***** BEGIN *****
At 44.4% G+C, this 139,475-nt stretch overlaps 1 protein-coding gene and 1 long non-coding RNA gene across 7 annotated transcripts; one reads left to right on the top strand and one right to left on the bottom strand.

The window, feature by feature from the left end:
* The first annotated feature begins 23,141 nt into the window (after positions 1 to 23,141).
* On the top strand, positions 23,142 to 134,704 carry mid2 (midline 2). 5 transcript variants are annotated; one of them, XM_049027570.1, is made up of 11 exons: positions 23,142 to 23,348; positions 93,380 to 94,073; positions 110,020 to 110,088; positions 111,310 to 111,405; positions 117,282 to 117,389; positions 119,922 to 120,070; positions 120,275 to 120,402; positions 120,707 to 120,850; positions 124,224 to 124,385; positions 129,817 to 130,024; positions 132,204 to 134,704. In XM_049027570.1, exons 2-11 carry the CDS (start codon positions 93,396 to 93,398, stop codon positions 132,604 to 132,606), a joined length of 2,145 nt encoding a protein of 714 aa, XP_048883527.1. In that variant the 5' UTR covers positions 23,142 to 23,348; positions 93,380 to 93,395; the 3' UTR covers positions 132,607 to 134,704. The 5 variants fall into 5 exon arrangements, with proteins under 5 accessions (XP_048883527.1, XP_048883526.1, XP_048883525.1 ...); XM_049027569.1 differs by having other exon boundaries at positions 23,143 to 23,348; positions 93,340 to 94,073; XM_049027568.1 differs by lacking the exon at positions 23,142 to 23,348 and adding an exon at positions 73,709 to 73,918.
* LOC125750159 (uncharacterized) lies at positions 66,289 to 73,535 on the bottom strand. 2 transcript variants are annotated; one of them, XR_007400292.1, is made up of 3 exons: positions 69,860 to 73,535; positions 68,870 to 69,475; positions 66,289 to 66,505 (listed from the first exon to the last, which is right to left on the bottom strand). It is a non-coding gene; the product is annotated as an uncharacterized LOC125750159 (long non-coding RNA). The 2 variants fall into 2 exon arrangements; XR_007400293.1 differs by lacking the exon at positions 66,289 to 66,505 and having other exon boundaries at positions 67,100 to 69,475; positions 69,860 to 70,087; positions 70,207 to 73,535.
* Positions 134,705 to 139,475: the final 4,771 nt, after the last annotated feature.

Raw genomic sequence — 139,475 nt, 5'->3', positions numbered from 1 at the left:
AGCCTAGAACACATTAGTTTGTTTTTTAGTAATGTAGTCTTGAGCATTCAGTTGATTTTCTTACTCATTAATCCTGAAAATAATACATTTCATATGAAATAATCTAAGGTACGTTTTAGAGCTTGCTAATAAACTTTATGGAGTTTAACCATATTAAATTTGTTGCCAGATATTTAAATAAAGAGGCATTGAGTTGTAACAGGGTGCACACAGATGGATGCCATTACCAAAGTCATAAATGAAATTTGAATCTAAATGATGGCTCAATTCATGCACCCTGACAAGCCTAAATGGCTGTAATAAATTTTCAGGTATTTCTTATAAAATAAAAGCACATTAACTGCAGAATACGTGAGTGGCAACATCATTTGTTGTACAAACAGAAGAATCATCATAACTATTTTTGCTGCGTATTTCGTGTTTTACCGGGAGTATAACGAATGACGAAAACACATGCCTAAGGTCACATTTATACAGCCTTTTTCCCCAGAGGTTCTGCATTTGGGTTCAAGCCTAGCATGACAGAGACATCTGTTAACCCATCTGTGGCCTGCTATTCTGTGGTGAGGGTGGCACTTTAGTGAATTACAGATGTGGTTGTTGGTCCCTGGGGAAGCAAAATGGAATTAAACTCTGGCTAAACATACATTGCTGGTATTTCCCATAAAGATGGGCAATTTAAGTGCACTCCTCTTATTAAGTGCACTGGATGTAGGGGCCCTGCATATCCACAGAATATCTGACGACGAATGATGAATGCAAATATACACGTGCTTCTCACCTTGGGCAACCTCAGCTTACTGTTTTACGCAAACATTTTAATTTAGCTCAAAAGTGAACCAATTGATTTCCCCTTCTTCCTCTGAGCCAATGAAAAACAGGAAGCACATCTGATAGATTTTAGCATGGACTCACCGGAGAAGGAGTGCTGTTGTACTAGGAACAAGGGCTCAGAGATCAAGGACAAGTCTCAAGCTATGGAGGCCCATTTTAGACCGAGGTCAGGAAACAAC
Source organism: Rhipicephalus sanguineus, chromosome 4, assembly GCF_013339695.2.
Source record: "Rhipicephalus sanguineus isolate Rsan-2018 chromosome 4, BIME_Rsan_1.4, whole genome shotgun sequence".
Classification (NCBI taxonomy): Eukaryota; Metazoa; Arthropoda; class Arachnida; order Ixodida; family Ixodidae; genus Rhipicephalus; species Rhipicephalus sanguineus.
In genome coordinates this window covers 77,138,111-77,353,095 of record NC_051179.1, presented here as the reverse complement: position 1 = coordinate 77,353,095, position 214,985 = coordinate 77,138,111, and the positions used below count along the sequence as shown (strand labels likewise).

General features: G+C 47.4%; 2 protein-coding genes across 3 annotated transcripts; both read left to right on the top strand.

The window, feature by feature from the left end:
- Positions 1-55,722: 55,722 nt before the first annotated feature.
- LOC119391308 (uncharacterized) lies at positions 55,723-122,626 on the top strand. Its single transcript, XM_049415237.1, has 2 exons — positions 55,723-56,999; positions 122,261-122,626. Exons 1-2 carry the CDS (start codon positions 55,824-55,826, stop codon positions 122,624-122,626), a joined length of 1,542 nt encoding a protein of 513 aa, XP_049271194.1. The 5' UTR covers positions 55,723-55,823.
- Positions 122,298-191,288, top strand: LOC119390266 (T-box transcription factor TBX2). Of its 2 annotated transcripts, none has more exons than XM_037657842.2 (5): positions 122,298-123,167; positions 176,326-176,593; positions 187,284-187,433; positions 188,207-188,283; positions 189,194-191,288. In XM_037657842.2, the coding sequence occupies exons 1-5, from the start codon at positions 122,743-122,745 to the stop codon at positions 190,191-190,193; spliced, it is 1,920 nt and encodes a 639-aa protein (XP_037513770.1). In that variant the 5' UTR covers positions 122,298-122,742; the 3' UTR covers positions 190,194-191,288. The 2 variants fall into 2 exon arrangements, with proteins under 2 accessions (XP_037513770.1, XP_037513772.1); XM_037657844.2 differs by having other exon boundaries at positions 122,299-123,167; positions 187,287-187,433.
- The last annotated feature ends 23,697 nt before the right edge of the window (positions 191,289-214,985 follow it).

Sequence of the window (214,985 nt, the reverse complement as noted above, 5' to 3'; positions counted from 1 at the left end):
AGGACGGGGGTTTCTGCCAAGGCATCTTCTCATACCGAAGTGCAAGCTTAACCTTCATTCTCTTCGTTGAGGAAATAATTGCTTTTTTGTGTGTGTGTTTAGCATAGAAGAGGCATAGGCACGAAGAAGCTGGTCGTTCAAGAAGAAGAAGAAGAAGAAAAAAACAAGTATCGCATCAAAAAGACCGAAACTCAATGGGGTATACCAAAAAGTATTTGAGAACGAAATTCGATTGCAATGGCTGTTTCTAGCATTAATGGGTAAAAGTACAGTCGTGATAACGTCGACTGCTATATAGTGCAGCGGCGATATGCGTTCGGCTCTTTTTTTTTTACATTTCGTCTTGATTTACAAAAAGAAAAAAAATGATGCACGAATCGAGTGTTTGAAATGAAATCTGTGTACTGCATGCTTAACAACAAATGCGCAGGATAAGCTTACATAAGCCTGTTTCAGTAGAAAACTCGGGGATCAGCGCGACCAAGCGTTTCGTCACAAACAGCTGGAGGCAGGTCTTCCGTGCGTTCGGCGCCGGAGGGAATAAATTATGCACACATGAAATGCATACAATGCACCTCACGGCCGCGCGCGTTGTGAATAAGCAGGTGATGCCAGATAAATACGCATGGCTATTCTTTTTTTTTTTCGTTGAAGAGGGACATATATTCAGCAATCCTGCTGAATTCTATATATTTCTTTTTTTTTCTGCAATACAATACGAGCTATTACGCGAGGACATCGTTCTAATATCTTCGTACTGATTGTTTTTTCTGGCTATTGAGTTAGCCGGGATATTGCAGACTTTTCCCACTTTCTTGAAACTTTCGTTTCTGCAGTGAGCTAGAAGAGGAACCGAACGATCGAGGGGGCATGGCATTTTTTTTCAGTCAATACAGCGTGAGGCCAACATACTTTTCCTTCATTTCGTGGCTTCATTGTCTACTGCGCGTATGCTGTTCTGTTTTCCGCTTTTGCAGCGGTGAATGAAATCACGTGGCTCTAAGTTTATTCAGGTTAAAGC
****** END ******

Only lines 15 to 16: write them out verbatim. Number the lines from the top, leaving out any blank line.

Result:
- Positions 1-55,722: 55,722 nt before the first annotated feature.
- LOC119391308 (uncharacterized) lies at positions 55,723-122,626 on the top strand. Its single transcript, XM_049415237.1, has 2 exons — positions 55,723-56,999; positions 122,261-122,626. Exons 1-2 carry the CDS (start codon positions 55,824-55,826, stop codon positions 122,624-122,626), a joined length of 1,542 nt encoding a protein of 513 aa, XP_049271194.1. The 5' UTR covers positions 55,723-55,823.